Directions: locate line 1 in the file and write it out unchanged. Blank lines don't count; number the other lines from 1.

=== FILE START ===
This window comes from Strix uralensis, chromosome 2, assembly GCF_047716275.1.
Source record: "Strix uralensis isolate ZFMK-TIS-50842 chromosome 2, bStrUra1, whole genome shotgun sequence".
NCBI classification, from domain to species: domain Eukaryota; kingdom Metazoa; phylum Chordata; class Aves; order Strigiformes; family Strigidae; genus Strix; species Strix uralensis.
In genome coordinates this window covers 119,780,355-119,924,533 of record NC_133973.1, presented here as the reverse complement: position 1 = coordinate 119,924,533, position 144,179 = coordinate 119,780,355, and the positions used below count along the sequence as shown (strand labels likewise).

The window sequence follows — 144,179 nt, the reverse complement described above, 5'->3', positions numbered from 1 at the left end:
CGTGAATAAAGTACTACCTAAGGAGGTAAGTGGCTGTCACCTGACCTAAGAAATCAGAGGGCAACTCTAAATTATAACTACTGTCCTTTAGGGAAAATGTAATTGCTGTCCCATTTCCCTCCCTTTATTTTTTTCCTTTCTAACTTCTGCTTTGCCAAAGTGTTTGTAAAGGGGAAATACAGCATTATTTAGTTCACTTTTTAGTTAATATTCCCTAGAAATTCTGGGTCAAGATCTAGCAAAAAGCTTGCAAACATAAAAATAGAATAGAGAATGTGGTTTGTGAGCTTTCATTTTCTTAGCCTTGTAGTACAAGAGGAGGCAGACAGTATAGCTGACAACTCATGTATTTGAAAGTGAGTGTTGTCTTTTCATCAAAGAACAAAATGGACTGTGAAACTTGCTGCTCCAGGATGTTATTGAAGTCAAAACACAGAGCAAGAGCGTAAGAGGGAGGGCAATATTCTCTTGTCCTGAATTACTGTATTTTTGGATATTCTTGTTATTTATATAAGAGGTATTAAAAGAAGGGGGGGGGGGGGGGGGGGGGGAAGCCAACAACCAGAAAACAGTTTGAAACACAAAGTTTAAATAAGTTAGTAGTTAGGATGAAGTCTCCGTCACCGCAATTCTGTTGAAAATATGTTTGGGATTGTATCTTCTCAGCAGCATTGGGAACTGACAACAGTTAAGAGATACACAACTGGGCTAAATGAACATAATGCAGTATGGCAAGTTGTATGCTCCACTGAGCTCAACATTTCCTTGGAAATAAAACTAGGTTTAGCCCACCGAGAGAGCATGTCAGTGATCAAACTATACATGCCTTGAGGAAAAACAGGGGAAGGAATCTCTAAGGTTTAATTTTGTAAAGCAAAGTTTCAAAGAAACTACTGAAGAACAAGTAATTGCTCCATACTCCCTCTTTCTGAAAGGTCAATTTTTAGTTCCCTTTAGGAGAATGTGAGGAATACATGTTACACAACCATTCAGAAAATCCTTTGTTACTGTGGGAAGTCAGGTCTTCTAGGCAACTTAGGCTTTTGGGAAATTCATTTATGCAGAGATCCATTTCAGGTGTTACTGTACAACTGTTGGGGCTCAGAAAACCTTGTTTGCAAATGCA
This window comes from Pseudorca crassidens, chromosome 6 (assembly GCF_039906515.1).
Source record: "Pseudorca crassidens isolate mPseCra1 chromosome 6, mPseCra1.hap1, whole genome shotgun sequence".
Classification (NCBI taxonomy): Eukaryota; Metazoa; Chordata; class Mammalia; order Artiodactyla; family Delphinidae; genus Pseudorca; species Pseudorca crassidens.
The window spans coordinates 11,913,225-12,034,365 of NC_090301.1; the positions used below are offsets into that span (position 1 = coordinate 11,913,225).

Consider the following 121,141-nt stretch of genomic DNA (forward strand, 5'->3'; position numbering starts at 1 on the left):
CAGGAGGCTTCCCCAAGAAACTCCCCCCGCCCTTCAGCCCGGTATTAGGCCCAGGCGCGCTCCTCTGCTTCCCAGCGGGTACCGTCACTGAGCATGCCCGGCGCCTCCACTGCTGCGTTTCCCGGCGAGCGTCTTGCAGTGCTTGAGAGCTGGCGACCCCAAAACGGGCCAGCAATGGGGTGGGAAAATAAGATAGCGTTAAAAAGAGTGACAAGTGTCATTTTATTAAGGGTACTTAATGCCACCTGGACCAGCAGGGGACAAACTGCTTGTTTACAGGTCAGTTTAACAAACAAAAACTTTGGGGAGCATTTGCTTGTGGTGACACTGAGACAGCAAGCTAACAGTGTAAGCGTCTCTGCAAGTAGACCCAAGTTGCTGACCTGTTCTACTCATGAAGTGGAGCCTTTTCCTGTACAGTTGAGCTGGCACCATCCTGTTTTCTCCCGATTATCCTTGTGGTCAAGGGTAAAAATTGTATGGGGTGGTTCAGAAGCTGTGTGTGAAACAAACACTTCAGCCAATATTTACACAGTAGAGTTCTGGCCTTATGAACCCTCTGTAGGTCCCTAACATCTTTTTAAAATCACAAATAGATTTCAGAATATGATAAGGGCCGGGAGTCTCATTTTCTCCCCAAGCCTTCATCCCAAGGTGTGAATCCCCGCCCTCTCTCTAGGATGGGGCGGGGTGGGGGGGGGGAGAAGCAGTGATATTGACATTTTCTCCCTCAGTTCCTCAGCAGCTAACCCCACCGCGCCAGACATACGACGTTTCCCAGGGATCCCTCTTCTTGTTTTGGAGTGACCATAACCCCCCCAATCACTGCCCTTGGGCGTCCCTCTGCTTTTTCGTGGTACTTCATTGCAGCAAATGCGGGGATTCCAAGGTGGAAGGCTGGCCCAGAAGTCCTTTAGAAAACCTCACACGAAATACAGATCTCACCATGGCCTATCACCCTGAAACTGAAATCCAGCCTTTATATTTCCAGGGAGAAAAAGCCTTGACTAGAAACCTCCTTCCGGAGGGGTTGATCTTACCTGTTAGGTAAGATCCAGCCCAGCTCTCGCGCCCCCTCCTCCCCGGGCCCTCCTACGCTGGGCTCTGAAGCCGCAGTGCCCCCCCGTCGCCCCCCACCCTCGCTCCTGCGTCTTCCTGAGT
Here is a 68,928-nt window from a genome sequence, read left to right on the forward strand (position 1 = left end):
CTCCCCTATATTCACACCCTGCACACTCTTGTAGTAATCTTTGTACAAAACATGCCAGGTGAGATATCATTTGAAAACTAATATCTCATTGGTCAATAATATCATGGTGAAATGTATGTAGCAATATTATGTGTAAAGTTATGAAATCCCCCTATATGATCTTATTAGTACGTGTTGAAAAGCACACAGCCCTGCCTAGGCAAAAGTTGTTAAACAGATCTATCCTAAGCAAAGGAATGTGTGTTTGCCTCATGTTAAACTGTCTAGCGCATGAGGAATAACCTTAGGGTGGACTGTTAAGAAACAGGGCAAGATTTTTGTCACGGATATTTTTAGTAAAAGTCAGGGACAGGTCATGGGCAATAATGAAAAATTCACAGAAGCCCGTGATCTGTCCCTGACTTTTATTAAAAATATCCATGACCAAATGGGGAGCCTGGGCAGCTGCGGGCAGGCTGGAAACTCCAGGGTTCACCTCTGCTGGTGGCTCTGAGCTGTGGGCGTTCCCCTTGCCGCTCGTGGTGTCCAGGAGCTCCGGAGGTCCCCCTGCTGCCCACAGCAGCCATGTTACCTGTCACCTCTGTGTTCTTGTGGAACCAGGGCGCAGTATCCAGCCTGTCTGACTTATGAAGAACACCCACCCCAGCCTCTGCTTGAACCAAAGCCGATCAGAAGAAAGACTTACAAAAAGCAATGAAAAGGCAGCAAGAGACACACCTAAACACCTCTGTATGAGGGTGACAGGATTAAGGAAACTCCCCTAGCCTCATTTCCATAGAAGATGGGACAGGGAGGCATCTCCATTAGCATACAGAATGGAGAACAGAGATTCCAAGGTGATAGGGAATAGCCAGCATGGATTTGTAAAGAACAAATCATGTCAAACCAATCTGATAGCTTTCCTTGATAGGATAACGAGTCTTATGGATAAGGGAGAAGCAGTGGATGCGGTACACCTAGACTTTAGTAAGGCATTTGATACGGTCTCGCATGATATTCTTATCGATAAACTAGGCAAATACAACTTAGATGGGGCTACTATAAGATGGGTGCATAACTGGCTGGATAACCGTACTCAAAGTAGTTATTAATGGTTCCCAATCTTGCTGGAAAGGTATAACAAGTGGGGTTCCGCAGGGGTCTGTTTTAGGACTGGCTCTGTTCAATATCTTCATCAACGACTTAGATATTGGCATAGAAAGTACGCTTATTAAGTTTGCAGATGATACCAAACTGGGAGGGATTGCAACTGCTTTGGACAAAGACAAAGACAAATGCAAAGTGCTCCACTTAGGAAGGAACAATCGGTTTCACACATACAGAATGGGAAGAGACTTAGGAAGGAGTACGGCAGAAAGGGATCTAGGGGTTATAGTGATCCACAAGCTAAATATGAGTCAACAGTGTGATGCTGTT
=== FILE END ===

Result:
This window comes from Strix uralensis, chromosome 2, assembly GCF_047716275.1.